Power, betrayal and treachery are recurring themes in The Tempest: Antonio betrays Prospero; Caliban accuses Prospero of betraying him, by gaining his trust and then taking the island; Sebastian conspires with Antonio to kill Alonso; Stephano and Caliban plot to kill Prospero and become “king o’the isle.” These themes of betrayal are portrayed as negative and as undermining order, Prospero was a good Duke but his brother by implication bad. Treachery is thus portrayed as sinful and to result in punishment, Judas betraying Jesus is an obvious example. Donne betraying Catholicism is another example, which he explores in Holy Sonnet XIV.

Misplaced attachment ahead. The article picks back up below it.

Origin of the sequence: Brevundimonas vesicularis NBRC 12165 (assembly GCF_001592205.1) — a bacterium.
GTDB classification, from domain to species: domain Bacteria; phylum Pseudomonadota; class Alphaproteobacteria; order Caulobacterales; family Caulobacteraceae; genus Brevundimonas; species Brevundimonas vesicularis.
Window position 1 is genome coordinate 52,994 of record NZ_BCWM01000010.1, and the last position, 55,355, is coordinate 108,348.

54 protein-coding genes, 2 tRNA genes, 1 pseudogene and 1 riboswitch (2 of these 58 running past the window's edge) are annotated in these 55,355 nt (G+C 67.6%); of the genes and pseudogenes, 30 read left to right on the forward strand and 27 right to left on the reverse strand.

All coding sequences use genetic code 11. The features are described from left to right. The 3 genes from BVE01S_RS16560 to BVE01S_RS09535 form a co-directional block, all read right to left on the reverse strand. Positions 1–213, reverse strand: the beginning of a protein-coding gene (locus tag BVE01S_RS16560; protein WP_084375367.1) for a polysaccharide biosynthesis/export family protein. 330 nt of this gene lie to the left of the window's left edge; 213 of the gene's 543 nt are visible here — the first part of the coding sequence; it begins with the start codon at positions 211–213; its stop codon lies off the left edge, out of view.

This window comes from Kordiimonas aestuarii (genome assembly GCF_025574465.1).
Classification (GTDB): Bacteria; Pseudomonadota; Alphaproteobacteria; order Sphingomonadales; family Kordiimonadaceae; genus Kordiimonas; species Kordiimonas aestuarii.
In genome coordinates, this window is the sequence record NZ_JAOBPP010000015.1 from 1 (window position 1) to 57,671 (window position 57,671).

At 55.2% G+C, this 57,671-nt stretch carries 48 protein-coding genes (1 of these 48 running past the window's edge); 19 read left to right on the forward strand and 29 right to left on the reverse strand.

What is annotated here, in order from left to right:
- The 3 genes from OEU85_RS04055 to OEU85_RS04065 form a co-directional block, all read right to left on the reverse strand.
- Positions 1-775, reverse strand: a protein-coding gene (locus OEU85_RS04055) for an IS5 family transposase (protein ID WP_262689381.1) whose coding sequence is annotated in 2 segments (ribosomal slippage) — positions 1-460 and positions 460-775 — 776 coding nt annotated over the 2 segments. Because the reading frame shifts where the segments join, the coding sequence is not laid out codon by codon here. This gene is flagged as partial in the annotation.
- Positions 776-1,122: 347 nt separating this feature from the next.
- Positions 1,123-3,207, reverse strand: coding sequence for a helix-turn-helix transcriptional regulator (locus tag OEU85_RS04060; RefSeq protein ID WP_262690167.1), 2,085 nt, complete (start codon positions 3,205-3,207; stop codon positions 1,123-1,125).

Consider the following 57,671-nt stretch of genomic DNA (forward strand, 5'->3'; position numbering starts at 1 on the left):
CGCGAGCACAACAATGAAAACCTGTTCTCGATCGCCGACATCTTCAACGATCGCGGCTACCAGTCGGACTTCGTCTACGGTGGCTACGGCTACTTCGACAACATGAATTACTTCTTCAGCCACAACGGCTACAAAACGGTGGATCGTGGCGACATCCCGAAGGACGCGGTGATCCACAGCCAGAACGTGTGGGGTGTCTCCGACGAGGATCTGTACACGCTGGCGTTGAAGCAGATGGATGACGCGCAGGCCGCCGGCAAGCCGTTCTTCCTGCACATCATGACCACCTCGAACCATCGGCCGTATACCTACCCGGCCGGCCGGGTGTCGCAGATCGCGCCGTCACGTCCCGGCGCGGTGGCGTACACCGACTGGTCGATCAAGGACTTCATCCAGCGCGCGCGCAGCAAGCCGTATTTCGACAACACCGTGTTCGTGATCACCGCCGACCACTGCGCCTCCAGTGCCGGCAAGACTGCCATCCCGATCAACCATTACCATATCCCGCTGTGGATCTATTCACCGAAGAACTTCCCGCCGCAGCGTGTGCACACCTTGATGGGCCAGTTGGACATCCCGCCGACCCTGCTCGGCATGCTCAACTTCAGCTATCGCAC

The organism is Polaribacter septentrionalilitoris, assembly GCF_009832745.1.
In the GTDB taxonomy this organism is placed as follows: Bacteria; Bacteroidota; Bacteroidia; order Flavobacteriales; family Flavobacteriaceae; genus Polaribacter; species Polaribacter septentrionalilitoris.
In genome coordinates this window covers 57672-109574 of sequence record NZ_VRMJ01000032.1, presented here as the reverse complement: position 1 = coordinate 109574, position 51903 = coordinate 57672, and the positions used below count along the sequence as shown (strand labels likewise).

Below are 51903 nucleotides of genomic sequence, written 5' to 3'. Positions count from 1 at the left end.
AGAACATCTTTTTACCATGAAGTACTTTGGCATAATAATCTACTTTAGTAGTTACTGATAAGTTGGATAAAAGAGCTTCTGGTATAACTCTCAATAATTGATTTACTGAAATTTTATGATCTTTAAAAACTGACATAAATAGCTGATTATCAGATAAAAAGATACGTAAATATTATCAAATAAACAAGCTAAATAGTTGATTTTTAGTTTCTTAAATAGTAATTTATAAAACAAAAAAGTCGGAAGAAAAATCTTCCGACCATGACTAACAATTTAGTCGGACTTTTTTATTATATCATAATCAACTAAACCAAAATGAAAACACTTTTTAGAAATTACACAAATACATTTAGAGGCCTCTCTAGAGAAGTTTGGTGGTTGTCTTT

The Tempest presupposes that kingship is required, even a commonwealth, as Gonzalo describes it, needed a King[quote]. The play shows that hierarchical political superstructures ruled by a King, and Aristocracy, are a paradigm of social existence. We must not consider changing the order; merely consider that which makes a good King better. All of the characters are subject to beneficent control by Prospero. Power and order in all forms is considered. Prospero is symbolic of Statehood and the Divinity of Kings, exemplified by his mastery of Arts and his use of magical books and words to control and scrutinise events. Prospero’s manipulation of the other human characters and Caliban with the magical sprite Aerial, together with his power to control the weather with Art, symbolises political control and manipulation of people, facilitated by a superior knowledge, gained from magic books. The mystery encompassed in books Prospero “valued above my Dukedom” is central in The Tempest. The power of knowledge, gained from reading, is portrayed as magical, this knowledge is used by Prospero to wield power and manipulate events to restore power to himself and order in the aftermath of the storm. Superficially he uses power for benevolent purposes eventually reconciling his differences with old adversaries and restoring the status quo. His apparent benevolence is questioned in his treatment of Caliban. However Caliban is portrayed as a stupid drunk, casting doubt on his version of events that is also contradicted by Prospero. In Caliban the morality of colonialism and the imposition of order upon the savage native is explored, alternative views of the